Here’s what we did while we were in Iceland…


With a population of about 140,000, the capital city in Iceland is rather small, but interesting and walkable. Our Airbnb was conveniently situated in the downtown area. Just a block and a half away was Hallgrímskirkja, a soaring, modern church that served as a landmark to help us orient ourselves in Reykjavik. Our central location allowed us to easily explore the heart of the city, with its Scandinavian-style residences of colorful corrugated siding, side gardens, narrow streets, and friendly, resident cats. 

Scenes from the capital city, Reykjavik: cats, a family selfie on the “rainbow” street, colorful architecture, narrow streets, a mural, and Hallgrimskirkja church

We strolled Skólavörðustígur (SKO-la-vur-thu-STEE-grr) Street, aka the Rainbow Street which is painted with a bright rainbow down the length of it. My kids enjoyed browsing the tourist shops on Laugavegur Street (ok, I did too) that sell Icelandic specialties like natural sea salts, viking hats, and lava rock jewelry, as well as the usual touristy wares like t-shirts, magnets, etc. We especially enjoyed the National Museum or Iceland, where you can learn about the history of the island — and play dress up in the costume area. There you’ll find Viking attire and other traditional garb in children’s sizes and adults, plus wooden shields and swords that make for a great photo opp.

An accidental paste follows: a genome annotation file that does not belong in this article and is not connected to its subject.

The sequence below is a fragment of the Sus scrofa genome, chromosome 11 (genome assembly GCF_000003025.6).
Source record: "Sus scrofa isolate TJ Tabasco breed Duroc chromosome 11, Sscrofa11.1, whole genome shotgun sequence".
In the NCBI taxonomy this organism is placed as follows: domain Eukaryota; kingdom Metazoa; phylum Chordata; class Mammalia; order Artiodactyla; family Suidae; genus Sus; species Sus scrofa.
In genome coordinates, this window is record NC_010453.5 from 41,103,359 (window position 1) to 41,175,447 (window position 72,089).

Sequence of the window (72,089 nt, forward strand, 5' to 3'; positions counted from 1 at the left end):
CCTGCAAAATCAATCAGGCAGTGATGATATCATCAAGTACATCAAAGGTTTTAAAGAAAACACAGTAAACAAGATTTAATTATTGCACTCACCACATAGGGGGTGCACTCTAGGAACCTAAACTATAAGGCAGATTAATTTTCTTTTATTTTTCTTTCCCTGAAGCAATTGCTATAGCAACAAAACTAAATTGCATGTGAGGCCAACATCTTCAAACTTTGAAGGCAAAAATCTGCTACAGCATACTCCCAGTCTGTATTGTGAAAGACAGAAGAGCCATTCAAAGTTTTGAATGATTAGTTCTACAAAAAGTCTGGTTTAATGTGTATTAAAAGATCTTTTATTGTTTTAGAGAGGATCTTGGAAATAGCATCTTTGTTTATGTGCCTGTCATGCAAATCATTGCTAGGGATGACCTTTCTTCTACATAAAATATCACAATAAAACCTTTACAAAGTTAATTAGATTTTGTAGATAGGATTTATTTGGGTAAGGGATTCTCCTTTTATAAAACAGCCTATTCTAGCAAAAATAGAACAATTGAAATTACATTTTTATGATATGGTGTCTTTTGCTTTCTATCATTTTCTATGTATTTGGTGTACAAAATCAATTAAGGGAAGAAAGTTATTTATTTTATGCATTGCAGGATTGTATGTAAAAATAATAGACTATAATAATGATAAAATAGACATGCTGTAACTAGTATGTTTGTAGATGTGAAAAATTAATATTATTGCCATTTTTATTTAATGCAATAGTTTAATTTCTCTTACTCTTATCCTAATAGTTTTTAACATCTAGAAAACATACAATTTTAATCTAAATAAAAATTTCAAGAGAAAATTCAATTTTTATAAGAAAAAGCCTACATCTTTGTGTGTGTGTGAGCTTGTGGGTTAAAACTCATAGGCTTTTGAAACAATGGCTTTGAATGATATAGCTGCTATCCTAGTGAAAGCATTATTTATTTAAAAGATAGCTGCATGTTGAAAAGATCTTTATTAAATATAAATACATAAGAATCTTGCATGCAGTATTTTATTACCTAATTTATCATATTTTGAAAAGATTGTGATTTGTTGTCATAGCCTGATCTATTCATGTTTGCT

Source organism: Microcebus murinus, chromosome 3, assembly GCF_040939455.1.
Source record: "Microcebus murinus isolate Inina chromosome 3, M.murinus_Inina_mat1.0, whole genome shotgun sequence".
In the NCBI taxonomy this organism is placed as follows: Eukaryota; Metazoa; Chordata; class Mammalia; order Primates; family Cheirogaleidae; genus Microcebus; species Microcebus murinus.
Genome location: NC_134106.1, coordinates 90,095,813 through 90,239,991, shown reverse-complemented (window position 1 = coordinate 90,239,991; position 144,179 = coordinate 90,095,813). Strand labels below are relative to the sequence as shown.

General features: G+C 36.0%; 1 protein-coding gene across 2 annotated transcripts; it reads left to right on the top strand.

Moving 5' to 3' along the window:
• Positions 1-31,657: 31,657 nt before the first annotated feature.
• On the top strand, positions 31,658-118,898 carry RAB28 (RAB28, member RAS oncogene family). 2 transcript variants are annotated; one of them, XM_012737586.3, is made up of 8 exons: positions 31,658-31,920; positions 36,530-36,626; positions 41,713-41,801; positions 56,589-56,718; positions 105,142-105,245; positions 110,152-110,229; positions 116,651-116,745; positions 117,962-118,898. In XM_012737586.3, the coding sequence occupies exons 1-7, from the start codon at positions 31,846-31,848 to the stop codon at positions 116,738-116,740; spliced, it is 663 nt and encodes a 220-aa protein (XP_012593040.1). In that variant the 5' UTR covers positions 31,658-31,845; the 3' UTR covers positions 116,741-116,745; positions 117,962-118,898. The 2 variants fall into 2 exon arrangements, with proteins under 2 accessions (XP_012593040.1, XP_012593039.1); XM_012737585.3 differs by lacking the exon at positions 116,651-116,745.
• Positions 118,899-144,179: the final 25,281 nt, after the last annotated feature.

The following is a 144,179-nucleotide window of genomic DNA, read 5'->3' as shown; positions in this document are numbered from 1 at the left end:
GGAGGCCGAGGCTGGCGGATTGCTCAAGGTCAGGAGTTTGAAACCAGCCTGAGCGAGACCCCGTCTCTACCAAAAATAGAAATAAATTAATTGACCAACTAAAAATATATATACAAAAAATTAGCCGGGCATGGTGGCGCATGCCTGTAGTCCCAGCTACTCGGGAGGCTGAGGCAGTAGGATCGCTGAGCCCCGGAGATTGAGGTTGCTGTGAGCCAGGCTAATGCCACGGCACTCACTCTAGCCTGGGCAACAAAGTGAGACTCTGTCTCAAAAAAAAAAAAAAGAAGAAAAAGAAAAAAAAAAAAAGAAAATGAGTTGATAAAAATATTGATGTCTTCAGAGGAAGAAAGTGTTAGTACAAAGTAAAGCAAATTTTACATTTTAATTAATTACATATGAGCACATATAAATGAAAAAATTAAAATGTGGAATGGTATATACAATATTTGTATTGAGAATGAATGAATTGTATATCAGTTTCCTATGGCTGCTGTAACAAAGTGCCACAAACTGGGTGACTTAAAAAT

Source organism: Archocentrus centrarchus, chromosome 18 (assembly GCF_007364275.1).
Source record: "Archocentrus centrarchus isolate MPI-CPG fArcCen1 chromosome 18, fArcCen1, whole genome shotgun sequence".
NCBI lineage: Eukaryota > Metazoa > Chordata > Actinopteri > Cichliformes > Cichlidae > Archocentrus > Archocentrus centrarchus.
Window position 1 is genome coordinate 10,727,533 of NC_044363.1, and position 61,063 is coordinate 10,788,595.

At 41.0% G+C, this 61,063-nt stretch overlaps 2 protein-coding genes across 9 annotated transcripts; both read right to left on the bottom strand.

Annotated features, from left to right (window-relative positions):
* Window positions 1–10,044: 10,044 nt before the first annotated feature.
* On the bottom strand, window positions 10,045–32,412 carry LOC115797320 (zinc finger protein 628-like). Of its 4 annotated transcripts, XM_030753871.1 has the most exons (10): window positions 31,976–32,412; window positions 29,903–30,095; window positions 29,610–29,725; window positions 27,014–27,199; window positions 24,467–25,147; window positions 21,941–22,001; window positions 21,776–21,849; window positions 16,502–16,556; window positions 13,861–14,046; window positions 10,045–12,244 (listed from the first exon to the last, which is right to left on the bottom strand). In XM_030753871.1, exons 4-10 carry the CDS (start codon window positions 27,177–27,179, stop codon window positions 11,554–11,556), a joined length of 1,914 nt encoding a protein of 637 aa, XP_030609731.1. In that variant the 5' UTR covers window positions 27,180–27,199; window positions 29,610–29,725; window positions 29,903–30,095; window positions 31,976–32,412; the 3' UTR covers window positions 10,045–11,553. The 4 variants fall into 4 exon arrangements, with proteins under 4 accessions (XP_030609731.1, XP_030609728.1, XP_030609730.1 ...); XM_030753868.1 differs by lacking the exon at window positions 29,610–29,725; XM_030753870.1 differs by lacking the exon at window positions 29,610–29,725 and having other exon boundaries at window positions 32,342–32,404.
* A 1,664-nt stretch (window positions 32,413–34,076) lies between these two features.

The Golden Circle

The Golden Circle is the quintessential Iceland-in-a-day trip. Because Icelandair offers a stopover deal, many folks first visit the island for a brief, 24-hour stay and hit just the Golden Circle. The 150-mile loop is an all-day driving tour with three major attractions. 

The thundering Gullfoss waterfall on the Golden Circle tour.